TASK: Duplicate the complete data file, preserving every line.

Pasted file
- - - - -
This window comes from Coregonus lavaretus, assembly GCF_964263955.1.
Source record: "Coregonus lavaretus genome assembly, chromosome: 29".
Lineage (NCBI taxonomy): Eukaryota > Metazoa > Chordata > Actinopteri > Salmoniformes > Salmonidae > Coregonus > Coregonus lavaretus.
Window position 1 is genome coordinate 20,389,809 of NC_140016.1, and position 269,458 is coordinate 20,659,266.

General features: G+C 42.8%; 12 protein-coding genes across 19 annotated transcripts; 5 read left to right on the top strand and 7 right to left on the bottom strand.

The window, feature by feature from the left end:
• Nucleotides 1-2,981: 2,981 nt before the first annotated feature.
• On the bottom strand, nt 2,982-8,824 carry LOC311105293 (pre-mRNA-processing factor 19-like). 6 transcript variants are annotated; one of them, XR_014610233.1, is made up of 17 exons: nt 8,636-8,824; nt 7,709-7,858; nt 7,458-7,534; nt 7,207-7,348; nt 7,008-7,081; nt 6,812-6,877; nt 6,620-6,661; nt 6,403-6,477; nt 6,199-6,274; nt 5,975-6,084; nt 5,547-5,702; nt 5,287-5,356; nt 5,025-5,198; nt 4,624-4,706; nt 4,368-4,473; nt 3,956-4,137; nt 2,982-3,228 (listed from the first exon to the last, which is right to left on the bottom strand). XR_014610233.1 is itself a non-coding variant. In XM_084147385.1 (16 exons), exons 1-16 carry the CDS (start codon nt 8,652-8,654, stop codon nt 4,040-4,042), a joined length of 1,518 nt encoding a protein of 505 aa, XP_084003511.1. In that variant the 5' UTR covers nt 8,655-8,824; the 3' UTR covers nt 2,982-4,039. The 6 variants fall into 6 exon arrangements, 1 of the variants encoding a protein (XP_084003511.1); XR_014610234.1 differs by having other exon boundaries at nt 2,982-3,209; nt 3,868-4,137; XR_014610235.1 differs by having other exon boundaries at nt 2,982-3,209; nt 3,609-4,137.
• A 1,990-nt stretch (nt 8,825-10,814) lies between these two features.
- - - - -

This window comes from Coregonus lavaretus, assembly GCF_964263955.1.
Source record: "Coregonus lavaretus genome assembly, chromosome: 29".
Lineage (NCBI taxonomy): Eukaryota > Metazoa > Chordata > Actinopteri > Salmoniformes > Salmonidae > Coregonus > Coregonus lavaretus.
Window position 1 is genome coordinate 20,389,809 of NC_140016.1, and position 269,458 is coordinate 20,659,266.

General features: G+C 42.8%; 12 protein-coding genes across 19 annotated transcripts; 5 read left to right on the top strand and 7 right to left on the bottom strand.

The window, feature by feature from the left end:
• Nucleotides 1-2,981: 2,981 nt before the first annotated feature.
• On the bottom strand, nt 2,982-8,824 carry LOC311105293 (pre-mRNA-processing factor 19-like). 6 transcript variants are annotated; one of them, XR_014610233.1, is made up of 17 exons: nt 8,636-8,824; nt 7,709-7,858; nt 7,458-7,534; nt 7,207-7,348; nt 7,008-7,081; nt 6,812-6,877; nt 6,620-6,661; nt 6,403-6,477; nt 6,199-6,274; nt 5,975-6,084; nt 5,547-5,702; nt 5,287-5,356; nt 5,025-5,198; nt 4,624-4,706; nt 4,368-4,473; nt 3,956-4,137; nt 2,982-3,228 (listed from the first exon to the last, which is right to left on the bottom strand). XR_014610233.1 is itself a non-coding variant. In XM_084147385.1 (16 exons), exons 1-16 carry the CDS (start codon nt 8,652-8,654, stop codon nt 4,040-4,042), a joined length of 1,518 nt encoding a protein of 505 aa, XP_084003511.1. In that variant the 5' UTR covers nt 8,655-8,824; the 3' UTR covers nt 2,982-4,039. The 6 variants fall into 6 exon arrangements, 1 of the variants encoding a protein (XP_084003511.1); XR_014610234.1 differs by having other exon boundaries at nt 2,982-3,209; nt 3,868-4,137; XR_014610235.1 differs by having other exon boundaries at nt 2,982-3,209; nt 3,609-4,137.
• A 1,990-nt stretch (nt 8,825-10,814) lies between these two features.